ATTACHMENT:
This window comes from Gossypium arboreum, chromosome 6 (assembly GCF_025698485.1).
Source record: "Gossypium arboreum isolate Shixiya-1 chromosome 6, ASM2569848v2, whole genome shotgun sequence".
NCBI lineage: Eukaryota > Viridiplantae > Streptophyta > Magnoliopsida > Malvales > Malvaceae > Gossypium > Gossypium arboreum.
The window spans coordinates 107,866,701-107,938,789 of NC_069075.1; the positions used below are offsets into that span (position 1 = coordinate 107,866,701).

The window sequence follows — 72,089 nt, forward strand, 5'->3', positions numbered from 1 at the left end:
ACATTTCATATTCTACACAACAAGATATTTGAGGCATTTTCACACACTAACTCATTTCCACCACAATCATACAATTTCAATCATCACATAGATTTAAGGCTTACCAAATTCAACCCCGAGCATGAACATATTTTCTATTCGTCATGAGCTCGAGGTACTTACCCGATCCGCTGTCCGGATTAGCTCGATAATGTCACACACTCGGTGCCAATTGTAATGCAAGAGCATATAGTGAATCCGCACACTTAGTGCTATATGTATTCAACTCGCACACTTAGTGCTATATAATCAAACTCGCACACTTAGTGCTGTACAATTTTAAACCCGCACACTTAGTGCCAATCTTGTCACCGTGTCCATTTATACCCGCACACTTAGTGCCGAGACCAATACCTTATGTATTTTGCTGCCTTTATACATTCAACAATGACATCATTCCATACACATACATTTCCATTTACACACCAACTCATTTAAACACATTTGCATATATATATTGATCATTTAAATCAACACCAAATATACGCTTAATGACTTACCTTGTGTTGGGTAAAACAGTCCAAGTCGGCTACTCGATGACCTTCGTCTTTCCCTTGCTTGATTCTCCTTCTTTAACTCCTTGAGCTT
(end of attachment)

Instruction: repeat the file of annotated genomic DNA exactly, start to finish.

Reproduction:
This window comes from Gossypium arboreum, chromosome 6 (assembly GCF_025698485.1).
Source record: "Gossypium arboreum isolate Shixiya-1 chromosome 6, ASM2569848v2, whole genome shotgun sequence".
NCBI lineage: Eukaryota > Viridiplantae > Streptophyta > Magnoliopsida > Malvales > Malvaceae > Gossypium > Gossypium arboreum.
The window spans coordinates 107,866,701-107,938,789 of NC_069075.1; the positions used below are offsets into that span (position 1 = coordinate 107,866,701).

The window sequence follows — 72,089 nt, forward strand, 5'->3', positions numbered from 1 at the left end:
ACATTTCATATTCTACACAACAAGATATTTGAGGCATTTTCACACACTAACTCATTTCCACCACAATCATACAATTTCAATCATCACATAGATTTAAGGCTTACCAAATTCAACCCCGAGCATGAACATATTTTCTATTCGTCATGAGCTCGAGGTACTTACCCGATCCGCTGTCCGGATTAGCTCGATAATGTCACACACTCGGTGCCAATTGTAATGCAAGAGCATATAGTGAATCCGCACACTTAGTGCTATATGTATTCAACTCGCACACTTAGTGCTATATAATCAAACTCGCACACTTAGTGCTGTACAATTTTAAACCCGCACACTTAGTGCCAATCTTGTCACCGTGTCCATTTATACCCGCACACTTAGTGCCGAGACCAATACCTTATGTATTTTGCTGCCTTTATACATTCAACAATGACATCATTCCATACACATACATTTCCATTTACACACCAACTCATTTAAACACATTTGCATATATATATTGATCATTTAAATCAACACCAAATATACGCTTAATGACTTACCTTGTGTTGGGTAAAACAGTCCAAGTCGGCTACTCGATGACCTTCGTCTTTCCCTTGCTTGATTCTCCTTCTTTAACTCCTTGAGCTT